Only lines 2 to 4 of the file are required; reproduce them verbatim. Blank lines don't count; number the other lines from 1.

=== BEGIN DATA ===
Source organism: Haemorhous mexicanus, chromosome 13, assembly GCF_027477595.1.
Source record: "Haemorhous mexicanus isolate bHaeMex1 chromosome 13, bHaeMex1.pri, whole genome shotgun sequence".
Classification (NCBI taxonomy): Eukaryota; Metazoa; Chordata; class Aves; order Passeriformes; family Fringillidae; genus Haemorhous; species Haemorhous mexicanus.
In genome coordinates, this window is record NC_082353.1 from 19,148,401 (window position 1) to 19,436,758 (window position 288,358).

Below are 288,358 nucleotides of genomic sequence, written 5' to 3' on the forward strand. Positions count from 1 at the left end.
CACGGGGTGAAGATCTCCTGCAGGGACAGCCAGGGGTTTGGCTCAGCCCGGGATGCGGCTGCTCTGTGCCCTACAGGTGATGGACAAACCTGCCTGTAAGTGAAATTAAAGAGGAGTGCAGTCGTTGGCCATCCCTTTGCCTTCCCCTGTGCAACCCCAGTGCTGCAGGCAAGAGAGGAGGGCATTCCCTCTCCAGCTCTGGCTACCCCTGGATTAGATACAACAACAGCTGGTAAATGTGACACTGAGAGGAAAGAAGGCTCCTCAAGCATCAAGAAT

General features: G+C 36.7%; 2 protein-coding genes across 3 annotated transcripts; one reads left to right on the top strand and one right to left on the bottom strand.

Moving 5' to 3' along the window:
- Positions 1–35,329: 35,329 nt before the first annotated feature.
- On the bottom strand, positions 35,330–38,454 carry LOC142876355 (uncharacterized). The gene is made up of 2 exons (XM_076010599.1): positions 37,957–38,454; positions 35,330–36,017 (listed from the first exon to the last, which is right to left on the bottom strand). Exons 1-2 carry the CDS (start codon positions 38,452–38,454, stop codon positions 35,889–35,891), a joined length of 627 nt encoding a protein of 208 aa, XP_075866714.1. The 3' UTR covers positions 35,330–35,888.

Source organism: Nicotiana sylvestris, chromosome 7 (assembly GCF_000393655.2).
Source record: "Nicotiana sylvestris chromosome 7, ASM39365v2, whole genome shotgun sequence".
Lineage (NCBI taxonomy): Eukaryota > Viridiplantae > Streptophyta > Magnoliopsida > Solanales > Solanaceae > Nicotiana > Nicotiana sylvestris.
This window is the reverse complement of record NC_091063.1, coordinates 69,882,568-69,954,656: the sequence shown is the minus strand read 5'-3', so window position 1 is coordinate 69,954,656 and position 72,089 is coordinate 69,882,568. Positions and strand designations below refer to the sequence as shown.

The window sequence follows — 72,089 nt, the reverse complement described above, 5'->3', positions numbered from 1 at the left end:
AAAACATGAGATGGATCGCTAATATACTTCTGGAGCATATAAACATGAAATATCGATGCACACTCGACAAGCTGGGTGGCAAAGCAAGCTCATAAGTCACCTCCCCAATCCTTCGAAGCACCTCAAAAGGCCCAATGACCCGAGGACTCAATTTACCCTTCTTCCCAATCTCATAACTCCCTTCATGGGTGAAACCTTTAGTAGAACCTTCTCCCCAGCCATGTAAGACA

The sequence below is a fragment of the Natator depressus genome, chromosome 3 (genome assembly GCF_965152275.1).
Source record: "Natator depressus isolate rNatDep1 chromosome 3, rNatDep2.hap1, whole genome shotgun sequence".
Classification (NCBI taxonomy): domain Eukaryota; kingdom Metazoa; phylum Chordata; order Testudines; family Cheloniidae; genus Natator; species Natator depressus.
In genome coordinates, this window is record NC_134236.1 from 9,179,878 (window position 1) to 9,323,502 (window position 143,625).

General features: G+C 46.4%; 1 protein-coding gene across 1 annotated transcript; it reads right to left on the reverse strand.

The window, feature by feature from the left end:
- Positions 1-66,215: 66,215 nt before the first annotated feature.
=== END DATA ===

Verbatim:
Source record: "Haemorhous mexicanus isolate bHaeMex1 chromosome 13, bHaeMex1.pri, whole genome shotgun sequence".
Classification (NCBI taxonomy): Eukaryota; Metazoa; Chordata; class Aves; order Passeriformes; family Fringillidae; genus Haemorhous; species Haemorhous mexicanus.
In genome coordinates, this window is record NC_082353.1 from 19,148,401 (window position 1) to 19,436,758 (window position 288,358).